More bilateral, more anterior: Alterations of brain organization in the large-scale structural network in Chinese dyslexia.

TitleMore bilateral, more anterior: Alterations of brain organization in the large-scale structural network in Chinese dyslexia.
Publication TypeJournal Article
Year of Publication2016
AuthorsQi, T, Gu, B, Ding, G, Gong, G, Lu, C, Peng, D, Malins, JG, Liu, L
JournalNeuroimage
Volume124
IssuePt A
Pagination63-74
Date Published2016 Jan 01
ISSN1095-9572
KeywordsAsian Continental Ancestry Group, Cerebral Cortex, Child, China, Dyslexia, Female, Humans, Magnetic Resonance Imaging, Male, Neural Pathways
Abstract

Abnormalities in large-scale brain networks have been recently reported in dyslexia; however, it remains unclear whether these abnormalities are congenital (due to dyslexia per se) or arise later in development. Here, structural magnetic resonance imaging data of 17 Chinese reading disabled (RD) and 17 age-matched typically developing (TD) children were used to construct cortical thickness (sensitive to postnatal development) and surface area (sensitive to prenatal development) networks. In the thickness network, compared to TD, RD showed reduced nodal network properties (e.g., degree and betweenness) in the left hemisphere along with enhanced nodal properties mainly in the right hemisphere. As for the surface area network, compared to TD, RD demonstrated lower nodal properties in the posterior brain regions and higher nodal properties in the anterior brain regions. Furthermore, hubs in both the thickness and surface area networks in RD were more distributed in frontal areas and less distributed in parietal areas, whereas TD showed the opposite pattern. Altogether, these findings indicate that the aberrant structural connectivity in the dyslexic individuals was not only due to a late developmental effect reflected in the altered thickness network, but may also be a congenital effect during prenatal development, reflected in the altered surface network.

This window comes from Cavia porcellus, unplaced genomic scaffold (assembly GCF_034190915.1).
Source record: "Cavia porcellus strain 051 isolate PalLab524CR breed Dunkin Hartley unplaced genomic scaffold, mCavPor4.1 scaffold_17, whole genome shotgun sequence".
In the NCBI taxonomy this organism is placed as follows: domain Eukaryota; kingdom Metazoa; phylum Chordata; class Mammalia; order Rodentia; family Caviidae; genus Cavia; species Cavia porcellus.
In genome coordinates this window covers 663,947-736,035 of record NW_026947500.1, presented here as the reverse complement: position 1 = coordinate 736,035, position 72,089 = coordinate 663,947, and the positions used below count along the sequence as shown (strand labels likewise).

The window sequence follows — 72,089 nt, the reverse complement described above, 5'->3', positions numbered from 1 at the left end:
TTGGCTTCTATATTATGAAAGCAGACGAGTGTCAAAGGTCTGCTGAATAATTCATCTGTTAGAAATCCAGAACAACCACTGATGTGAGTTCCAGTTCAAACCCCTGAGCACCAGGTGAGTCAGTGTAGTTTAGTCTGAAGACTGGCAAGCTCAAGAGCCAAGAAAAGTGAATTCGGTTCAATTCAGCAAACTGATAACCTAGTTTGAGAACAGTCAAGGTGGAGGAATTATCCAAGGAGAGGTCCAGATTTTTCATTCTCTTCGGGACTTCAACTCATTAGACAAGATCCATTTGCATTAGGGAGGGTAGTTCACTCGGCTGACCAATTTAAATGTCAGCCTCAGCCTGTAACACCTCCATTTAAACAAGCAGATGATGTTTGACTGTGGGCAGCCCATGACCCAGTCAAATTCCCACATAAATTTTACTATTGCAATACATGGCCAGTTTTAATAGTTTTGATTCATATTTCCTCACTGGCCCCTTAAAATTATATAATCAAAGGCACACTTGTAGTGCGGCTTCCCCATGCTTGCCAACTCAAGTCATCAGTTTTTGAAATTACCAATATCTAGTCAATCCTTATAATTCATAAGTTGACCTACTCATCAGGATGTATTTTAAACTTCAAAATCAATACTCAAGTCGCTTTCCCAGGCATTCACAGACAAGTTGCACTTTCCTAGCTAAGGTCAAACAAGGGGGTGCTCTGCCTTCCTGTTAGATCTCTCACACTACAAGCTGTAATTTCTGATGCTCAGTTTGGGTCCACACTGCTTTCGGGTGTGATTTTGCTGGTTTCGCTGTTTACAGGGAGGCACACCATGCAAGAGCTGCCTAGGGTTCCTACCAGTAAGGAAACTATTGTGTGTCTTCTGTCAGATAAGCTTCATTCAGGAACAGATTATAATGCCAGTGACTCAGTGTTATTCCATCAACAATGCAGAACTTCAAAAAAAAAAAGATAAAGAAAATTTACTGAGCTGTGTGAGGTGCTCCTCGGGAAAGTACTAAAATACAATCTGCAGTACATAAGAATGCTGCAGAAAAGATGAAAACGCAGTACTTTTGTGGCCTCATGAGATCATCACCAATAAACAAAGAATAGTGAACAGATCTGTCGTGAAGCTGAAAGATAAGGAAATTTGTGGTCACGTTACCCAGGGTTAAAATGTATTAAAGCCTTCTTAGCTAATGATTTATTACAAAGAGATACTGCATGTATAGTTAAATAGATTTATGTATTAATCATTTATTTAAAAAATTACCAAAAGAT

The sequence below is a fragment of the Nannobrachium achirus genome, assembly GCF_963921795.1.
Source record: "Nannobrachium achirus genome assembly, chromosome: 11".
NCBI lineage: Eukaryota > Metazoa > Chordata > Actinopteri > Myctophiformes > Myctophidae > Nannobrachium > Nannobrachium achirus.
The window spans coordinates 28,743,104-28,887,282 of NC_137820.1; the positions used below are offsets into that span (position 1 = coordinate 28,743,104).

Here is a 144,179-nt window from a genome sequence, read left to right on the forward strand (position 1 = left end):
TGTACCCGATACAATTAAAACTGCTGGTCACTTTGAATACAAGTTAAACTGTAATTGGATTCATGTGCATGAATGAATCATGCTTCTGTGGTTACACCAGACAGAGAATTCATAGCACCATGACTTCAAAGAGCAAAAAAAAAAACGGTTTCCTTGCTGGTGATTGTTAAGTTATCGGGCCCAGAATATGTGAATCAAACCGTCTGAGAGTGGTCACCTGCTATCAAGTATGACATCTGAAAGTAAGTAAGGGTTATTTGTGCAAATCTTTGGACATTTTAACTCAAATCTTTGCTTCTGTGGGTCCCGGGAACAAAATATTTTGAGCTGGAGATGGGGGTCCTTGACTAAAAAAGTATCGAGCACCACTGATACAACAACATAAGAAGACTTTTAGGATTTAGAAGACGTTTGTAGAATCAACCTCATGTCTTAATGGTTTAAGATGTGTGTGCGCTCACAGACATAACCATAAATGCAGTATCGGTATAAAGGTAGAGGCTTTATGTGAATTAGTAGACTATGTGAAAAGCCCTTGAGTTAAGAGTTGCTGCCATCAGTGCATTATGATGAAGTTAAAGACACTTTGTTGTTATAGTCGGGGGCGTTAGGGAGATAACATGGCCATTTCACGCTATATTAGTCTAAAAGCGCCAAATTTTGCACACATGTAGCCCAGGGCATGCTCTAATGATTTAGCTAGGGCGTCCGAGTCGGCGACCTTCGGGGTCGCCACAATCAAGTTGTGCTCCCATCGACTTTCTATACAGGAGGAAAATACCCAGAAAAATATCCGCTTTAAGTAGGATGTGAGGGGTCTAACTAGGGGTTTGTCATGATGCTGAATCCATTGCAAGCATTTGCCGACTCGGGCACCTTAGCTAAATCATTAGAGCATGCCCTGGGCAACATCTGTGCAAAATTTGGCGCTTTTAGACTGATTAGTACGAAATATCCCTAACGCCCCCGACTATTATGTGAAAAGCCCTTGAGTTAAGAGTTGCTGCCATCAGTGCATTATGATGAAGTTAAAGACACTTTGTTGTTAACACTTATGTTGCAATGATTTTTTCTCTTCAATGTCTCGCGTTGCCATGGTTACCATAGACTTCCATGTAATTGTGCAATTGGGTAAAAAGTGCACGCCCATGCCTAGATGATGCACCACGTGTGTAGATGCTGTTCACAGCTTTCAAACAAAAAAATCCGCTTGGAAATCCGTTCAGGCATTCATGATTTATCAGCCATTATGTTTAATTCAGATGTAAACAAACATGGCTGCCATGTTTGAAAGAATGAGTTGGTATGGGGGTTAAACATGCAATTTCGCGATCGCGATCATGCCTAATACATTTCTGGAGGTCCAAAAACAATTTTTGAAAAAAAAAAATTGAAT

DOI10.1016/j.neuroimage.2015.09.011
Alternate JournalNeuroimage
PubMed ID26363349

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